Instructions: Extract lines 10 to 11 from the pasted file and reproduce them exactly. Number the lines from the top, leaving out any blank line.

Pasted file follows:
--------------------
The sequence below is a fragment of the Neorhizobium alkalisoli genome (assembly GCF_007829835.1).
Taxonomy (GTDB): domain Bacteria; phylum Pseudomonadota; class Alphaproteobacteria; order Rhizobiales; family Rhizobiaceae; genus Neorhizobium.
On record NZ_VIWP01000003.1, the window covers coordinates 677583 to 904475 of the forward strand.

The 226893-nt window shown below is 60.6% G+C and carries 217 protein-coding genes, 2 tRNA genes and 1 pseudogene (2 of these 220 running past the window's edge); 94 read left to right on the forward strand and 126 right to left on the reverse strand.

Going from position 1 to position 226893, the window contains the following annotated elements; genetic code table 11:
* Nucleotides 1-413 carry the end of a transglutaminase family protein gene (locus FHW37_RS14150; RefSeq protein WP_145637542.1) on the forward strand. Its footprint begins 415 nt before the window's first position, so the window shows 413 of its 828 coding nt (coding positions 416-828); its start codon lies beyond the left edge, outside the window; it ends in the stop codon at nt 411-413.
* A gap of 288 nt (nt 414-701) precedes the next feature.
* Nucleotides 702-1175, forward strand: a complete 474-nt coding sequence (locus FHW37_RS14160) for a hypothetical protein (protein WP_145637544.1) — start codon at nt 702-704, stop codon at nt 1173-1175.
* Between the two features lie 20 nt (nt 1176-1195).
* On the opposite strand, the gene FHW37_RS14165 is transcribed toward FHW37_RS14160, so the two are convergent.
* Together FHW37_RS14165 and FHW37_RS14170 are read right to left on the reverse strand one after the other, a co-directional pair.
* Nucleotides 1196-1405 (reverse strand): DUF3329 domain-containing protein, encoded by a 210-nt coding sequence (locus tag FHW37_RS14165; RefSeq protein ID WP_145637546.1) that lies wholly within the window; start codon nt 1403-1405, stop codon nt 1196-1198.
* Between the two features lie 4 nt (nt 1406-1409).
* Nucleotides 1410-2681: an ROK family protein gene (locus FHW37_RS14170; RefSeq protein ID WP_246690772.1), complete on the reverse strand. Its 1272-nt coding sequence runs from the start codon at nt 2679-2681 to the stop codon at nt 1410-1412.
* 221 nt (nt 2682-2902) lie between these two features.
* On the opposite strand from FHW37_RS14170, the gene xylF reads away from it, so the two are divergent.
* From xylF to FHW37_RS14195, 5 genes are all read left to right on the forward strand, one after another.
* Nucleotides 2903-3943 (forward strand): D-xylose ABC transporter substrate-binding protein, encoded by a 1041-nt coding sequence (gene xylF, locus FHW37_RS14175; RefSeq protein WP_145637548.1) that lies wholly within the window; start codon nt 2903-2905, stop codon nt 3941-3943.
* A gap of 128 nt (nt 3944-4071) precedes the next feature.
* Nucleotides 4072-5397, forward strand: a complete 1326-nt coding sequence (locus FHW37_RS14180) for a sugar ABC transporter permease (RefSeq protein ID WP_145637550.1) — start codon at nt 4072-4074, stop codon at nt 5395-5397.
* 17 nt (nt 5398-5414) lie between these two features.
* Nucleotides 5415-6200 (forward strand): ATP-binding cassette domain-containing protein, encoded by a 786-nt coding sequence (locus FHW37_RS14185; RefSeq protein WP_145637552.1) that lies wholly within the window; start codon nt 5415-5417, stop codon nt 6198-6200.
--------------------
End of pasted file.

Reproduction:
* On the opposite strand, the gene FHW37_RS14165 is transcribed toward FHW37_RS14160, so the two are convergent.
* Together FHW37_RS14165 and FHW37_RS14170 are read right to left on the reverse strand one after the other, a co-directional pair.